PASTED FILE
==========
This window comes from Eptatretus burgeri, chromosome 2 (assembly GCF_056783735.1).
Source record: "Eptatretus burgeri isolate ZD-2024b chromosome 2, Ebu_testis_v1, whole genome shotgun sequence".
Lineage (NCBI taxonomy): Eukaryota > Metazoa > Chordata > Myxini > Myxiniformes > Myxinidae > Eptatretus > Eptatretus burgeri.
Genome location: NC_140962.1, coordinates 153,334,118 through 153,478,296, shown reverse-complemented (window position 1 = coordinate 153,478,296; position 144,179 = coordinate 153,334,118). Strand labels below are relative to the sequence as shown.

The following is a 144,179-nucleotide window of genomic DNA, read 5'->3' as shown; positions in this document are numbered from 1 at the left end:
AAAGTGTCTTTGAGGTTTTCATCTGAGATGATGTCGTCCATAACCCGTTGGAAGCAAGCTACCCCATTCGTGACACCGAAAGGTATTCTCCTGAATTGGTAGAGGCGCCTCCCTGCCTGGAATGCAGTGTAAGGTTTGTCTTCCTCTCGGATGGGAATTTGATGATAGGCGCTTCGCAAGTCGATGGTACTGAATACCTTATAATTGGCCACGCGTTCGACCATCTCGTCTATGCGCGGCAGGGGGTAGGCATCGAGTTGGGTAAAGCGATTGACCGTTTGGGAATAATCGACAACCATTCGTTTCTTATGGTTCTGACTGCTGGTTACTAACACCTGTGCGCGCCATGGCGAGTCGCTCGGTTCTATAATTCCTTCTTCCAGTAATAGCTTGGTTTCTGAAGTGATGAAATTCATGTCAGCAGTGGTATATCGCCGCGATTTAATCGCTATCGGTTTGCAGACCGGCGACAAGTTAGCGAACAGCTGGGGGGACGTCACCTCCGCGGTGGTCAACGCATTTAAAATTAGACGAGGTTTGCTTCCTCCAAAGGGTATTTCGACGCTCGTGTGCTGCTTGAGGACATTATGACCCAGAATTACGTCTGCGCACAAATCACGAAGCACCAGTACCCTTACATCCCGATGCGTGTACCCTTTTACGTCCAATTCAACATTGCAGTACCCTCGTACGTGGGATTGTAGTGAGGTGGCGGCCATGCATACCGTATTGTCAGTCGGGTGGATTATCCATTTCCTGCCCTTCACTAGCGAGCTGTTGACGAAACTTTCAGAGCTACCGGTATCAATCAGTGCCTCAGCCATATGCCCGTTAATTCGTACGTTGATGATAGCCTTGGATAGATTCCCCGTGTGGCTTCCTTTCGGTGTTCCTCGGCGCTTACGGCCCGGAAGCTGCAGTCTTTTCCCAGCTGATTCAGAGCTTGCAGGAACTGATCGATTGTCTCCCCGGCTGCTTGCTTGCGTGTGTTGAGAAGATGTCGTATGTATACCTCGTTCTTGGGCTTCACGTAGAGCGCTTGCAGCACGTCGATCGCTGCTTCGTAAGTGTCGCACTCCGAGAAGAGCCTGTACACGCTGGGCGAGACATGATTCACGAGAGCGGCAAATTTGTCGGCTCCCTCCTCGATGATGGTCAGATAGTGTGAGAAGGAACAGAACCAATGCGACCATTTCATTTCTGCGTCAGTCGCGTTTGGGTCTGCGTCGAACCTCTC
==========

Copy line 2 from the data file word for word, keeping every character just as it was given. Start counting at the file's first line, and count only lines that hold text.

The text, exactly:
Source record: "Eptatretus burgeri isolate ZD-2024b chromosome 2, Ebu_testis_v1, whole genome shotgun sequence".